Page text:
Some go to sun, some go to drink, some go just to dress up like it's a mid-day Halloween party on Naples Bay in May.
Others, oddly enough, go to swing a canoe paddle, and sweat and cramp and breathe heavy and sweat some more.
Thousands of people are expected to descend upon Naples Bay tomorrow for the 30th Great Dock Canoe Race.
What started in the late '70s as a end-of-season party for Dock Restaurant employees has become an icon that represents the beginning of summer in Southwest Florida.
The Naples tradition is about 80 percent festivities and 20 percent race.
This year's theme is "A Day at the Circus." The theme canoes will be paddled around the bay at 11 a.m. and the actual race will follow.
Thousands of pedestrians spend the day roaming the quaint shops and restaurants of Tin City and nearby retail strips. Others go aquatic and anchor up in Naples Bay by the dozens. Boaters chain together in a partying flotilla and spend the day drinking and socializing.
Most people go for the hoopla.
Rebecca King is spearheading the theme canoe for local development consultant Wilson-Miller and said the race is OK but it's the festivities that bring people back year after year.
"It's just a day of fun in the sun. Some people who've been to the race before and left Naples come back every year just for that day," King said.
Last year, company employees decorated a canoe with a covered wagon to fit last year's theme, Blazing Paddles. The two paddlers dressed to fit the theme as well, but other employees didn't.
IF YOU GO
- What: The 30th Annual Great Dock Canoe Race
- When: Saturday. Theme boat parade begins at 11 a.m., VIP race at 11:45 a.m., amateurs race (including teams with one parent and one child age 12-17) at 12:45 p.m., and the professionals race at 1:45 p.m.
- Where: Naples Bay
- Cost: Free for spectators; $30 per team (Note: Teams may register Saturday.) Proceeds benefit the Early Literacy and Learning Model, a program that promotes children's literacy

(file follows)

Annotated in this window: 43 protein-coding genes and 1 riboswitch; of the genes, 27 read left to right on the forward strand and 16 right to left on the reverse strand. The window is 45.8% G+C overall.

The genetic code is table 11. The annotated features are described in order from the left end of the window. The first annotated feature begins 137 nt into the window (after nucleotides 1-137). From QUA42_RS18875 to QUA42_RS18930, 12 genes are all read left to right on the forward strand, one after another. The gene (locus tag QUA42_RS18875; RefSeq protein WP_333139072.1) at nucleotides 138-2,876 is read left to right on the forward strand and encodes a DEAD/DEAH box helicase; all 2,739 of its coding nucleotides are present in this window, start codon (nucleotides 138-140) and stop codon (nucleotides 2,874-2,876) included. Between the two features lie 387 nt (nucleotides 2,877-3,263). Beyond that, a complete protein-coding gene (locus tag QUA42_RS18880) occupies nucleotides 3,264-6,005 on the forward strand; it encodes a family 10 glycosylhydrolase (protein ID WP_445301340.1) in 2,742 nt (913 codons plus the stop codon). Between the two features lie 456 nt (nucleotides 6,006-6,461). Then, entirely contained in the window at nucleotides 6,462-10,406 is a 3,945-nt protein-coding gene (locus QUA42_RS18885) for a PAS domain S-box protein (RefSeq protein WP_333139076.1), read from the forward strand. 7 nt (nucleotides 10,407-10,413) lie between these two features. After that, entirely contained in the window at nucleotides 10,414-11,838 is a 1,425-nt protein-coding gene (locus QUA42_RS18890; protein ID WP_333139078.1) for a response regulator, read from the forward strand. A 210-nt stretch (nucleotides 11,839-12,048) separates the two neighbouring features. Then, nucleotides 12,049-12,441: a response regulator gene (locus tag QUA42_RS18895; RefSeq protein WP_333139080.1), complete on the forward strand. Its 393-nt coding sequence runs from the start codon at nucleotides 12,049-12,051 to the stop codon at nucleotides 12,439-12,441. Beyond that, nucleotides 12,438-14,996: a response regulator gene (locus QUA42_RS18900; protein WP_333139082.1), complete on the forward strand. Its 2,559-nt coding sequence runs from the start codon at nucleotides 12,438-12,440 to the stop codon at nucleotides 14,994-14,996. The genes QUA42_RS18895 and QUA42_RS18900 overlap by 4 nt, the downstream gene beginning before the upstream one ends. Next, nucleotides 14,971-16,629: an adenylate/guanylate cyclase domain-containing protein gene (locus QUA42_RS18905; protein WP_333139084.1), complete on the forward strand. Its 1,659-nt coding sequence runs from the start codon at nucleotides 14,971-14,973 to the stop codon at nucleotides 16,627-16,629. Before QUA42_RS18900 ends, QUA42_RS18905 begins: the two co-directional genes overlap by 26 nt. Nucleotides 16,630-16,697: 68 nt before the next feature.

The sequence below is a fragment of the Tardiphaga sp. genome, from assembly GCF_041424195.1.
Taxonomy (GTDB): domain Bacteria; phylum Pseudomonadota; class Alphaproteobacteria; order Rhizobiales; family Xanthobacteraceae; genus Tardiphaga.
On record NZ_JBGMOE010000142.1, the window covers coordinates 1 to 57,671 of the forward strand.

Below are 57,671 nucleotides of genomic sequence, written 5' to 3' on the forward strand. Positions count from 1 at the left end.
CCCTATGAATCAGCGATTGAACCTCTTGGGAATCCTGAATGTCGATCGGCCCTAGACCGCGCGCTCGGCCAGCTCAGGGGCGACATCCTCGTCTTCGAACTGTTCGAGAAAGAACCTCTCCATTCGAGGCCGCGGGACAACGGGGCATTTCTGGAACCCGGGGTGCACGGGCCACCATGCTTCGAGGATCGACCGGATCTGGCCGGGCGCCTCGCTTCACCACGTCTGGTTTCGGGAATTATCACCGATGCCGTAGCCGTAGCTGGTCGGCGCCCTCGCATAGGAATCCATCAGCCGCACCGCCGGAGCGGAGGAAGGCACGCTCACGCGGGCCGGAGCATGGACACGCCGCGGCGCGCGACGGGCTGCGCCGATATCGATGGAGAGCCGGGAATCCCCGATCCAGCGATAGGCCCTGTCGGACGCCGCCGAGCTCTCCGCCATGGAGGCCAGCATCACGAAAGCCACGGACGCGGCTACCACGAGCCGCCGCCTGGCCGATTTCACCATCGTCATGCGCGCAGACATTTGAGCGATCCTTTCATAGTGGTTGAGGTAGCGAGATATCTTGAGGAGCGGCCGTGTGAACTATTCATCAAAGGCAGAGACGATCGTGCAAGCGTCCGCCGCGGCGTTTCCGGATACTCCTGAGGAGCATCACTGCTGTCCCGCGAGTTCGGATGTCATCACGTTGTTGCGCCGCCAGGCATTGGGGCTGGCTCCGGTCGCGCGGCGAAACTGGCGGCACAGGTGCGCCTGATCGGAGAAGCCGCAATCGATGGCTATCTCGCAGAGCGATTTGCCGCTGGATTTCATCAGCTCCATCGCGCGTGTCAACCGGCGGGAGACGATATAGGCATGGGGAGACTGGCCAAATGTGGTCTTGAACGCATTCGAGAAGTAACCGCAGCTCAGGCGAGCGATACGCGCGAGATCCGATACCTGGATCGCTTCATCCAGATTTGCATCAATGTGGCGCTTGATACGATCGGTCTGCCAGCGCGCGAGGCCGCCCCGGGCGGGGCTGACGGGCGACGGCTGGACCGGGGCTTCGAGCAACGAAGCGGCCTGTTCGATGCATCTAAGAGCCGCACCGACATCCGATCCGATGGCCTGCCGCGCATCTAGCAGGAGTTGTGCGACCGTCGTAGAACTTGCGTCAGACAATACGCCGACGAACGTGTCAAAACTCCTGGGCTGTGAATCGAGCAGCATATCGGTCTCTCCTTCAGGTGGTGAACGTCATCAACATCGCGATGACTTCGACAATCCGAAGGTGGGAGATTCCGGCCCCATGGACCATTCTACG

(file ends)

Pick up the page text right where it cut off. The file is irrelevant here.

- Information: 261-4191 or greatdockcanoerace.com
- Calendar: Great Dock Canoe Race celebrates its 30 year with circus theme
King said this year much of the staff will don hot costumes and sweat in the scalding sun for a shot at the top theme boat award and $1,000 cash award that goes along with it. King, however, wouldn't divulge details of Wilson-Miller's canoe because she doesn't want to give the competition any ideas.
Serious paddlers will certainly show up to tackle the 3-mile course. Naples resident and athlete Ed Barreto likes the atmosphere, but he'd still like to capture first place, even at 70 years of age.
"We've gotten a third place before, but we've never done that good," said Barreto, who races with his wife, Sandra Barreto, also 70. "But to me it's a happening more than anything else. This is a time when sports shouldn't be too competitive and we should just enjoy the day."
Not too competitive?
That's a surprise coming from Barreto. His family once jogged across every state in America, and Barreto holds the title of the oldest man every to play NCAA college football.
"I was a fifth year senior and figured I try out for the squad," Barreto said. He was 65 at the time, and actually practiced at full speed with pads, competing against guys one-third his age.
He'll be in "the big yellow canoe" with the business name Naples Ship Store on the side.
Frank Adiutori and Chris Maritato are competing in the race for the first time. Adiutori said he's always liked the event, but this year he'd like to take a swing at finishing in a respectable time.
"I've been going for years and had a great time, but this year I figured I'd compete and get hit with some water balloons," Adiutori said. "It's exciting, and it's a Naples event."
Spectators traditionally toss water balloons at race competitors, both for the pure fun of it and as a way to keep participants cool.
Phil Valdario with the Naples Police Department said officers will be on the lookout for anyone tossing any objects.
"One of the things that's been re-occurring is the balloon throwing ... and we're going to watch for that more this year," Valdario said.
Drinking is another concern for authorities. The dock race draws about 1,500 spectators, some of whom get drunk and rowdy.
"Typically there's underage drinking, and sometimes drinking leads to fighting," Valdario said.
Valdario said the department plans to have at least 30 officers patrolling the Naples Bay area.